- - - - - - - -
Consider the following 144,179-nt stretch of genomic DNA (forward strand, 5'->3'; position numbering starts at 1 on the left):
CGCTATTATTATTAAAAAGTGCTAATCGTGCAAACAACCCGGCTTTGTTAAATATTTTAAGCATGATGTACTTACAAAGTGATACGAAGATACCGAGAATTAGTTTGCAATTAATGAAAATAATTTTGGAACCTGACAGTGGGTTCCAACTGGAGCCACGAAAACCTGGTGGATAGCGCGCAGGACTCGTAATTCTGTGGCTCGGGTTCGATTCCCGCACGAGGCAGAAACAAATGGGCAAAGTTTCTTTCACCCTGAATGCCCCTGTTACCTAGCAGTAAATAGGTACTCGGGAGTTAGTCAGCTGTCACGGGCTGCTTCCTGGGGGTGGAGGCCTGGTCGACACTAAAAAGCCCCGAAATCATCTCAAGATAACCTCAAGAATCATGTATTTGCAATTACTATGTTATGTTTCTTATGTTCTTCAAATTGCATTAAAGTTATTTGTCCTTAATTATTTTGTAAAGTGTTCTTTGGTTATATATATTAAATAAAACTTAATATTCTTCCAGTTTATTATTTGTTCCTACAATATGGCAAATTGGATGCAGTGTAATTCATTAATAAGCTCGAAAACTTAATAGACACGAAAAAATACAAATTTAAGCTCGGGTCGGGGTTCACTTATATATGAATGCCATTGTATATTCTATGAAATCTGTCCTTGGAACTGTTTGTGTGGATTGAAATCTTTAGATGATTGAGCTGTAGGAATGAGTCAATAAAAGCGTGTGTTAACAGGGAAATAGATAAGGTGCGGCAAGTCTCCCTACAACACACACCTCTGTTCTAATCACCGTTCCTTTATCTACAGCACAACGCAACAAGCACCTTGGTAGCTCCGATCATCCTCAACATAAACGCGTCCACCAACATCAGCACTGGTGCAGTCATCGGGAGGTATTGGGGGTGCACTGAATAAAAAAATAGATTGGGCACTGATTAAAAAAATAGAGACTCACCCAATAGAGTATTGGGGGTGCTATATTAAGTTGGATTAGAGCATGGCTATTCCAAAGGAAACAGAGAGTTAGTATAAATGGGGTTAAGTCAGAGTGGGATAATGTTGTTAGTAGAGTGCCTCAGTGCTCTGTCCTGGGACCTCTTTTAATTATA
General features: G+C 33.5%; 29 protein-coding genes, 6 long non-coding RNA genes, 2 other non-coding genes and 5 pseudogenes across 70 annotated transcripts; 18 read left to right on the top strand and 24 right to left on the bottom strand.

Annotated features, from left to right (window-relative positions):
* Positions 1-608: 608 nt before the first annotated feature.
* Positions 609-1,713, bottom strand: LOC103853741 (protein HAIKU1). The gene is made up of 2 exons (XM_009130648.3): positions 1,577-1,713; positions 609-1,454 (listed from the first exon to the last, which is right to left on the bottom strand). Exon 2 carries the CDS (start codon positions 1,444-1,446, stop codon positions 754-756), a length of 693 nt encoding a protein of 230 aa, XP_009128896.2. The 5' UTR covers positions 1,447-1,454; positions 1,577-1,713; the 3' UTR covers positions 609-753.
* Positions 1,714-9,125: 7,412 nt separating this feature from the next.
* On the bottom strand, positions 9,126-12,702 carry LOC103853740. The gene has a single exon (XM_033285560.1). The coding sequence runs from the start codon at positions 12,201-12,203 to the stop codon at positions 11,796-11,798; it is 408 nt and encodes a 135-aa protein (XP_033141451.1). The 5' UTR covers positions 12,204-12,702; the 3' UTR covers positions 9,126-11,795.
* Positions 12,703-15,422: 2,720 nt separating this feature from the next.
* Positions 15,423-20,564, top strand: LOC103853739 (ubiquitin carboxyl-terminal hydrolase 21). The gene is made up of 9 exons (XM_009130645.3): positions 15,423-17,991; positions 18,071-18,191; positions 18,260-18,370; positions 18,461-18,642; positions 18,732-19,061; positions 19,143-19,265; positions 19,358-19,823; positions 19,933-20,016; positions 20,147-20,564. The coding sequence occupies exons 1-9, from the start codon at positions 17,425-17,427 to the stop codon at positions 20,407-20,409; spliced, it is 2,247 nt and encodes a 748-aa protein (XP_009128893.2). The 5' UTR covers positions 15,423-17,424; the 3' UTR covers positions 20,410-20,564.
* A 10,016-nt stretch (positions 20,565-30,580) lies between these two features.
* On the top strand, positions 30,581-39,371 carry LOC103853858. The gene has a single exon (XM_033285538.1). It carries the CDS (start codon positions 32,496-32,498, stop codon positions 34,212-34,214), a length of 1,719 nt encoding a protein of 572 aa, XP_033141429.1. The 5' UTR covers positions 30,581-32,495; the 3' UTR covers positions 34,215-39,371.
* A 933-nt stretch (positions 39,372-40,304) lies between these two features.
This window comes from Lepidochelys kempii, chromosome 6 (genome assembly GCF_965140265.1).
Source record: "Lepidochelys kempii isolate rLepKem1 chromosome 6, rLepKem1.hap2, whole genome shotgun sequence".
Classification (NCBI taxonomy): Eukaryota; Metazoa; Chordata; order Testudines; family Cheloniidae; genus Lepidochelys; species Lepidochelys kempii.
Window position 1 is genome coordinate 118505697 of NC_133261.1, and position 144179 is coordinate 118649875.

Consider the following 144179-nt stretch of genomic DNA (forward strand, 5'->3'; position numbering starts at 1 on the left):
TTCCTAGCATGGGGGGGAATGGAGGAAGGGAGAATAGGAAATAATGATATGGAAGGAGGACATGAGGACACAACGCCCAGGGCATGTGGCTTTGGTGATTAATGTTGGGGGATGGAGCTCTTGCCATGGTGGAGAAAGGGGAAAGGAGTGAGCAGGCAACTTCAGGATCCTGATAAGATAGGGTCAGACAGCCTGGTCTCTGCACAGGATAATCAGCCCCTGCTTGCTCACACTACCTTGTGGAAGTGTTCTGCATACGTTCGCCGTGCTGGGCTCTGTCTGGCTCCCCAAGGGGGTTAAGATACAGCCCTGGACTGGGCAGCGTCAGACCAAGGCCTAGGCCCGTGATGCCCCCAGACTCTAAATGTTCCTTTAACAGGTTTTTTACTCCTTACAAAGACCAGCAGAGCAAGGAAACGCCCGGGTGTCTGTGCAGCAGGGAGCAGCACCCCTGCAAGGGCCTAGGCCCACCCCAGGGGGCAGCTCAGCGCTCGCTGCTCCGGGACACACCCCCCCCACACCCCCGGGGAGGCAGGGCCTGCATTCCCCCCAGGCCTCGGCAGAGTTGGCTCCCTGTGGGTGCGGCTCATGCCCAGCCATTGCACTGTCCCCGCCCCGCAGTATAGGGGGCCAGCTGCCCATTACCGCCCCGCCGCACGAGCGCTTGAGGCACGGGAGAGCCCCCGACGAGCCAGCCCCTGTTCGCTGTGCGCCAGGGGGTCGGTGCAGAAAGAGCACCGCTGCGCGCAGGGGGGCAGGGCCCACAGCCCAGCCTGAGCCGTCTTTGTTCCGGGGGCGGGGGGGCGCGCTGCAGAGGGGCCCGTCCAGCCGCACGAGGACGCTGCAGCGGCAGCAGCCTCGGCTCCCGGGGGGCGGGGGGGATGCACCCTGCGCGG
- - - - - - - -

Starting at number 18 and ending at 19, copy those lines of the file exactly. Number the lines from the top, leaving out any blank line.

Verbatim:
Consider the following 144179-nt stretch of genomic DNA (forward strand, 5'->3'; position numbering starts at 1 on the left):
TTCCTAGCATGGGGGGGAATGGAGGAAGGGAGAATAGGAAATAATGATATGGAAGGAGGACATGAGGACACAACGCCCAGGGCATGTGGCTTTGGTGATTAATGTTGGGGGATGGAGCTCTTGCCATGGTGGAGAAAGGGGAAAGGAGTGAGCAGGCAACTTCAGGATCCTGATAAGATAGGGTCAGACAGCCTGGTCTCTGCACAGGATAATCAGCCCCTGCTTGCTCACACTACCTTGTGGAAGTGTTCTGCATACGTTCGCCGTGCTGGGCTCTGTCTGGCTCCCCAAGGGGGTTAAGATACAGCCCTGGACTGGGCAGCGTCAGACCAAGGCCTAGGCCCGTGATGCCCCCAGACTCTAAATGTTCCTTTAACAGGTTTTTTACTCCTTACAAAGACCAGCAGAGCAAGGAAACGCCCGGGTGTCTGTGCAGCAGGGAGCAGCACCCCTGCAAGGGCCTAGGCCCACCCCAGGGGGCAGCTCAGCGCTCGCTGCTCCGGGACACACCCCCCCCACACCCCCGGGGAGGCAGGGCCTGCATTCCCCCCAGGCCTCGGCAGAGTTGGCTCCCTGTGGGTGCGGCTCATGCCCAGCCATTGCACTGTCCCCGCCCCGCAGTATAGGGGGCCAGCTGCCCATTACCGCCCCGCCGCACGAGCGCTTGAGGCACGGGAGAGCCCCCGACGAGCCAGCCCCTGTTCGCTGTGCGCCAGGGGGTCGGTGCAGAAAGAGCACCGCTGCGCGCAGGGGGGCAGGGCCCACAGCCCAGCCTGAGCCGTCTTTGTTCCGGGGGCGGGGGGGCGCGCTGCAGAGGGGCCCGTCCAGCCGCACGAGGACGCTGCAGCGGCAGCAGCCTCGGCTCCCGGGGGGCGGGGGGGATGCACCCTGCGCGG